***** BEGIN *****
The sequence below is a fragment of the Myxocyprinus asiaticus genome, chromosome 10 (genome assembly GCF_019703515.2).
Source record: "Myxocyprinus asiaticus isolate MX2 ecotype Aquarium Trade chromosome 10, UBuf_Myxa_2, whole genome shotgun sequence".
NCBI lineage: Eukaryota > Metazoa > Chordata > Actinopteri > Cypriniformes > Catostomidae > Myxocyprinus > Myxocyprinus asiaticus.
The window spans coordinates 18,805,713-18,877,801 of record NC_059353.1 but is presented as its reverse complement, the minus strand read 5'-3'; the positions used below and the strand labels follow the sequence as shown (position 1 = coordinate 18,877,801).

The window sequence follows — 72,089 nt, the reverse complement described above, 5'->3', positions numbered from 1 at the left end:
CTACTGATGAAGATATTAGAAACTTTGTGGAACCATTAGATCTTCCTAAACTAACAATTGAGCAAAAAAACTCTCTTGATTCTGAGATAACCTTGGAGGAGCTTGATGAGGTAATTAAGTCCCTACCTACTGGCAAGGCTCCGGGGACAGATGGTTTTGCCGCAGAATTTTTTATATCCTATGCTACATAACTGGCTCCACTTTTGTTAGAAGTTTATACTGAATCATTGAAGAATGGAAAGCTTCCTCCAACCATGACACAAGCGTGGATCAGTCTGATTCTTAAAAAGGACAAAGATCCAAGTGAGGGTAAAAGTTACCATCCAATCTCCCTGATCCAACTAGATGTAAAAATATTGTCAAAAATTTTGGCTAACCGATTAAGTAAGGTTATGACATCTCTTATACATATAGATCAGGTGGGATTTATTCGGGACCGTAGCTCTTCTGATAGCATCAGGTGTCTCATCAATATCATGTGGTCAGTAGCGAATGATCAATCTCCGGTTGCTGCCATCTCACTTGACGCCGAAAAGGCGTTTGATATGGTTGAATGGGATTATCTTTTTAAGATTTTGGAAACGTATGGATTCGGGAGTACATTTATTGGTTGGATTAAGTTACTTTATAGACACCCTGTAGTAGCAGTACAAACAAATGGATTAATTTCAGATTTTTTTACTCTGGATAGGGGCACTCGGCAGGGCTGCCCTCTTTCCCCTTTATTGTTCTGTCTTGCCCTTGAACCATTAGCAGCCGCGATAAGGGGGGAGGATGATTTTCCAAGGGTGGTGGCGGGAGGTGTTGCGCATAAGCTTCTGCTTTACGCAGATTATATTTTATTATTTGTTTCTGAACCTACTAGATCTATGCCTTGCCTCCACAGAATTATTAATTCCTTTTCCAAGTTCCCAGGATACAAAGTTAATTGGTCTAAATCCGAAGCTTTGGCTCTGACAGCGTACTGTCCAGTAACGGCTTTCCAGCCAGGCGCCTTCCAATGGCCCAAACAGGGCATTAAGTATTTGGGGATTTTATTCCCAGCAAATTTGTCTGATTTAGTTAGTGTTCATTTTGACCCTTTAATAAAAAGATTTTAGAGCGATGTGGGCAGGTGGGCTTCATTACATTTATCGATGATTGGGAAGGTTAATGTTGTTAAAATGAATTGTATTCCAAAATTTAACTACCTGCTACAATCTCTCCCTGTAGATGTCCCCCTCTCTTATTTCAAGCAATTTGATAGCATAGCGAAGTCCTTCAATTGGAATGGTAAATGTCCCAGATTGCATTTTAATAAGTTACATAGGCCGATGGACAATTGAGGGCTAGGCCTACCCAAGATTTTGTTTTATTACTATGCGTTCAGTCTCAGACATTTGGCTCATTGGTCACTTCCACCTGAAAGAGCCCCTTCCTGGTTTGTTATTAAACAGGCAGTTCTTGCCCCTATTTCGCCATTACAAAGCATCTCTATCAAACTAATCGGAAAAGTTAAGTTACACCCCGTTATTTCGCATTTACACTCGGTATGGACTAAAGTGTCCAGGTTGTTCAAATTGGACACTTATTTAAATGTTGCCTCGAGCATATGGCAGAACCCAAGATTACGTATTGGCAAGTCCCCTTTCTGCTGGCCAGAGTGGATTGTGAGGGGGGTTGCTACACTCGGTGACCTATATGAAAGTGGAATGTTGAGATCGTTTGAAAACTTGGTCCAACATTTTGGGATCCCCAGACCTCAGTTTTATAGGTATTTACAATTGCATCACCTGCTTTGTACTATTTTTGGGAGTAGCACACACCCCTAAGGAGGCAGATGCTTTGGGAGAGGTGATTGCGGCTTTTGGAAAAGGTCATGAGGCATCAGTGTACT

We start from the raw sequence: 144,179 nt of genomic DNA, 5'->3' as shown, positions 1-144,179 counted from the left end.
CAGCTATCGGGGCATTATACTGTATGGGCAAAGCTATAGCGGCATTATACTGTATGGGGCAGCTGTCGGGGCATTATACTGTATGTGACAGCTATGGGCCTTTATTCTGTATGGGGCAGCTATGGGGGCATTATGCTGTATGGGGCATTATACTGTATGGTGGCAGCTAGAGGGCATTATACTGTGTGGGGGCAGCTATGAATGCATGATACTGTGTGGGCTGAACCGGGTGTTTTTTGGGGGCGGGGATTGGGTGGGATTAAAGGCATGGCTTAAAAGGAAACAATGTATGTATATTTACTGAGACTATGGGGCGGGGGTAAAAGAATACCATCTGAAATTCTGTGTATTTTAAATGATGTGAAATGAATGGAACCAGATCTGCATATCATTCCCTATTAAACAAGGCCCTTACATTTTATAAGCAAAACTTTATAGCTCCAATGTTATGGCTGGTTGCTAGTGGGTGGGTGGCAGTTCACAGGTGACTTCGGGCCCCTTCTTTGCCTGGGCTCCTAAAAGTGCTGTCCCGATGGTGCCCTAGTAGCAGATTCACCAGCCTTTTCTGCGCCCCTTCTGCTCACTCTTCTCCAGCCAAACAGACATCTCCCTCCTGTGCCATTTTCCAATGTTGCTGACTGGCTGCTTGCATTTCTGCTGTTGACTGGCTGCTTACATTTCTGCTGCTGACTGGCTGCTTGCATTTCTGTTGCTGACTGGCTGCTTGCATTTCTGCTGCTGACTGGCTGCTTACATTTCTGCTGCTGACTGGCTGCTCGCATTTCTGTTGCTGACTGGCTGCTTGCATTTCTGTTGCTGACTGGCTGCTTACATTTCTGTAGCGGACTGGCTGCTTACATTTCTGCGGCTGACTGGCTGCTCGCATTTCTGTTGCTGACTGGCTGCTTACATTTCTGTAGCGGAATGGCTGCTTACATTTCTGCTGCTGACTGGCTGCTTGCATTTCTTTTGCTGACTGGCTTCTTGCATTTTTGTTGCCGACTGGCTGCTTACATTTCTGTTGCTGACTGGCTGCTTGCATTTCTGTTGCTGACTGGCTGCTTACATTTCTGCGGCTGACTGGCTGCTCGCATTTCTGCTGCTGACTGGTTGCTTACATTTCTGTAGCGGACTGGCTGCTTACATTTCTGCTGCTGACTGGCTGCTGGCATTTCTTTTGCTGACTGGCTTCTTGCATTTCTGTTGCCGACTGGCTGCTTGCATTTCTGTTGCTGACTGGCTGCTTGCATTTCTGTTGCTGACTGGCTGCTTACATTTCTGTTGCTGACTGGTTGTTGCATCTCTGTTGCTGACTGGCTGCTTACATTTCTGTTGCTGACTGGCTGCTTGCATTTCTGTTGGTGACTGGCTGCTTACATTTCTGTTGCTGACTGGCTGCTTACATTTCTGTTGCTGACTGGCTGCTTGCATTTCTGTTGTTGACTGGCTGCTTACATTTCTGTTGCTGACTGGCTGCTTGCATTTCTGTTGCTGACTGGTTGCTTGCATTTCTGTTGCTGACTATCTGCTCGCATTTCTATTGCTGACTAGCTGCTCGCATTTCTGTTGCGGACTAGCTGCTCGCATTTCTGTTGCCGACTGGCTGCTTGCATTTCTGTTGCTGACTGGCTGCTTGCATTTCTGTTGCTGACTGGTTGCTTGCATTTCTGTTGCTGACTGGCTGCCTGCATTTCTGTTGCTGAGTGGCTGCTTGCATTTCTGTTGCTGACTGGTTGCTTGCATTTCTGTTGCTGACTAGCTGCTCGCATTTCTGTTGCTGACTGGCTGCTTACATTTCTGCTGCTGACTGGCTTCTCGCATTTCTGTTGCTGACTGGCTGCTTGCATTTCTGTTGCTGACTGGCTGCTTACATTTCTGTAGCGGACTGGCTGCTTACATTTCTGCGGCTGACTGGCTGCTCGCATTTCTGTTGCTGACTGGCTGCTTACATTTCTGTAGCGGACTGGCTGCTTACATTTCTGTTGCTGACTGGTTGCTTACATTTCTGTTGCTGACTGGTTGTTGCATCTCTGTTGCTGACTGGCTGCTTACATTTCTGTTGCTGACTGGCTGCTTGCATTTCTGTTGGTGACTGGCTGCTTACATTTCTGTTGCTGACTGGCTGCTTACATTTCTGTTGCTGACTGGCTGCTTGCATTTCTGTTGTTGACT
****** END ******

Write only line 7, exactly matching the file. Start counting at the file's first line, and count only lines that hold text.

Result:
We start from the raw sequence: 144,179 nt of genomic DNA, 5'->3' as shown, positions 1-144,179 counted from the left end.